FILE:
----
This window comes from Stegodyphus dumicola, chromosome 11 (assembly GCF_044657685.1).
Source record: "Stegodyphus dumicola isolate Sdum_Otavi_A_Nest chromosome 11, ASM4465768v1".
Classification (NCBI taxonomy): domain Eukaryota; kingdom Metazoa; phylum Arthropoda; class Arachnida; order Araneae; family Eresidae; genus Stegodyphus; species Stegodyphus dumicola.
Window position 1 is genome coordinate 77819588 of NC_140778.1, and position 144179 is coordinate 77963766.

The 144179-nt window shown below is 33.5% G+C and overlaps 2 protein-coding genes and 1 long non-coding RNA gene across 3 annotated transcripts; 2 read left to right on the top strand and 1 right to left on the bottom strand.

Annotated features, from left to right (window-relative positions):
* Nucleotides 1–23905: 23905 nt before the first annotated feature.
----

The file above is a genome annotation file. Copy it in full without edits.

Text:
This window comes from Stegodyphus dumicola, chromosome 11 (assembly GCF_044657685.1).
Source record: "Stegodyphus dumicola isolate Sdum_Otavi_A_Nest chromosome 11, ASM4465768v1".
Classification (NCBI taxonomy): domain Eukaryota; kingdom Metazoa; phylum Arthropoda; class Arachnida; order Araneae; family Eresidae; genus Stegodyphus; species Stegodyphus dumicola.
Window position 1 is genome coordinate 77819588 of NC_140778.1, and position 144179 is coordinate 77963766.

The 144179-nt window shown below is 33.5% G+C and overlaps 2 protein-coding genes and 1 long non-coding RNA gene across 3 annotated transcripts; 2 read left to right on the top strand and 1 right to left on the bottom strand.

Annotated features, from left to right (window-relative positions):
* Nucleotides 1–23905: 23905 nt before the first annotated feature.